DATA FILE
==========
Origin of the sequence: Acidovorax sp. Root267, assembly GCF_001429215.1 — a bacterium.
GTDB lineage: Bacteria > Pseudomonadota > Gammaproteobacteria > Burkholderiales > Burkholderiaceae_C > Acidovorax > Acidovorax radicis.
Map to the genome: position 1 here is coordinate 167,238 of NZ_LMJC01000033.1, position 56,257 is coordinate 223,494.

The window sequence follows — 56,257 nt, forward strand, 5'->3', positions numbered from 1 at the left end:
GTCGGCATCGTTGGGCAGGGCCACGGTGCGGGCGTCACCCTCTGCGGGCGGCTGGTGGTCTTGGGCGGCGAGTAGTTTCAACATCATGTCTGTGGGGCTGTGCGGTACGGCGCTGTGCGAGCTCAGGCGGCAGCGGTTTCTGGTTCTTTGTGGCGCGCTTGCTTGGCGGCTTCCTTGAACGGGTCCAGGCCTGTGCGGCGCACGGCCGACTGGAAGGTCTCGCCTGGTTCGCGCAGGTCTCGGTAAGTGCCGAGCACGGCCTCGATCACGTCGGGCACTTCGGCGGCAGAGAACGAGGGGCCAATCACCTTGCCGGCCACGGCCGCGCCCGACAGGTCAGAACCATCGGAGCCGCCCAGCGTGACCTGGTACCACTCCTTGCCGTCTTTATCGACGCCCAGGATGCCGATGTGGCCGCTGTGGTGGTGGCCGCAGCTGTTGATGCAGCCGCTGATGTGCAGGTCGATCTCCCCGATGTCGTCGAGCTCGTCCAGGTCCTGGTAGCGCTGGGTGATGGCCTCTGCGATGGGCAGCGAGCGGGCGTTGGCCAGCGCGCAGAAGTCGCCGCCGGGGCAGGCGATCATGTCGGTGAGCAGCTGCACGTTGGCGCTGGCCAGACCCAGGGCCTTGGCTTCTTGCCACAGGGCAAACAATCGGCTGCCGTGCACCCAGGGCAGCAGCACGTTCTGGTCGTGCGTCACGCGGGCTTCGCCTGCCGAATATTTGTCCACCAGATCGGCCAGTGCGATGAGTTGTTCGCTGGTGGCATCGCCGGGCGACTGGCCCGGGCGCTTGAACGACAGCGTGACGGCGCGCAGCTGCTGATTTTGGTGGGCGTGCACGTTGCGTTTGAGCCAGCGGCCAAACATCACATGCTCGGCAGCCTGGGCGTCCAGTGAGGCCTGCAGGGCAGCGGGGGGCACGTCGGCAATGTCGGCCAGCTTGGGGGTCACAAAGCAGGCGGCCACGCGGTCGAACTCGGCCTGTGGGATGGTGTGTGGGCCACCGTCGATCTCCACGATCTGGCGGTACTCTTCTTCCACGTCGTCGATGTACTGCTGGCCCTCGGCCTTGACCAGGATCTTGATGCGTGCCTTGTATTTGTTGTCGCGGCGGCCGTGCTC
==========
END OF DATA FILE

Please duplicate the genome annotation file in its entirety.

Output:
Origin of the sequence: Acidovorax sp. Root267, assembly GCF_001429215.1 — a bacterium.
GTDB lineage: Bacteria > Pseudomonadota > Gammaproteobacteria > Burkholderiales > Burkholderiaceae_C > Acidovorax > Acidovorax radicis.
Map to the genome: position 1 here is coordinate 167,238 of NZ_LMJC01000033.1, position 56,257 is coordinate 223,494.

The window sequence follows — 56,257 nt, forward strand, 5'->3', positions numbered from 1 at the left end:
GTCGGCATCGTTGGGCAGGGCCACGGTGCGGGCGTCACCCTCTGCGGGCGGCTGGTGGTCTTGGGCGGCGAGTAGTTTCAACATCATGTCTGTGGGGCTGTGCGGTACGGCGCTGTGCGAGCTCAGGCGGCAGCGGTTTCTGGTTCTTTGTGGCGCGCTTGCTTGGCGGCTTCCTTGAACGGGTCCAGGCCTGTGCGGCGCACGGCCGACTGGAAGGTCTCGCCTGGTTCGCGCAGGTCTCGGTAAGTGCCGAGCACGGCCTCGATCACGTCGGGCACTTCGGCGGCAGAGAACGAGGGGCCAATCACCTTGCCGGCCACGGCCGCGCCCGACAGGTCAGAACCATCGGAGCCGCCCAGCGTGACCTGGTACCACTCCTTGCCGTCTTTATCGACGCCCAGGATGCCGATGTGGCCGCTGTGGTGGTGGCCGCAGCTGTTGATGCAGCCGCTGATGTGCAGGTCGATCTCCCCGATGTCGTCGAGCTCGTCCAGGTCCTGGTAGCGCTGGGTGATGGCCTCTGCGATGGGCAGCGAGCGGGCGTTGGCCAGCGCGCAGAAGTCGCCGCCGGGGCAGGCGATCATGTCGGTGAGCAGCTGCACGTTGGCGCTGGCCAGACCCAGGGCCTTGGCTTCTTGCCACAGGGCAAACAATCGGCTGCCGTGCACCCAGGGCAGCAGCACGTTCTGGTCGTGCGTCACGCGGGCTTCGCCTGCCGAATATTTGTCCACCAGATCGGCCAGTGCGATGAGTTGTTCGCTGGTGGCATCGCCGGGCGACTGGCCCGGGCGCTTGAACGACAGCGTGACGGCGCGCAGCTGCTGATTTTGGTGGGCGTGCACGTTGCGTTTGAGCCAGCGGCCAAACATCACATGCTCGGCAGCCTGGGCGTCCAGTGAGGCCTGCAGGGCAGCGGGGGGCACGTCGGCAATGTCGGCCAGCTTGGGGGTCACAAAGCAGGCGGCCACGCGGTCGAACTCGGCCTGTGGGATGGTGTGTGGGCCACCGTCGATCTCCACGATCTGGCGGTACTCTTCTTCCACGTCGTCGATGTACTGCTGGCCCTCGGCCTTGACCAGGATCTTGATGCGTGCCTTGTATTTGTTGTCGCGGCGGCCGTGCTC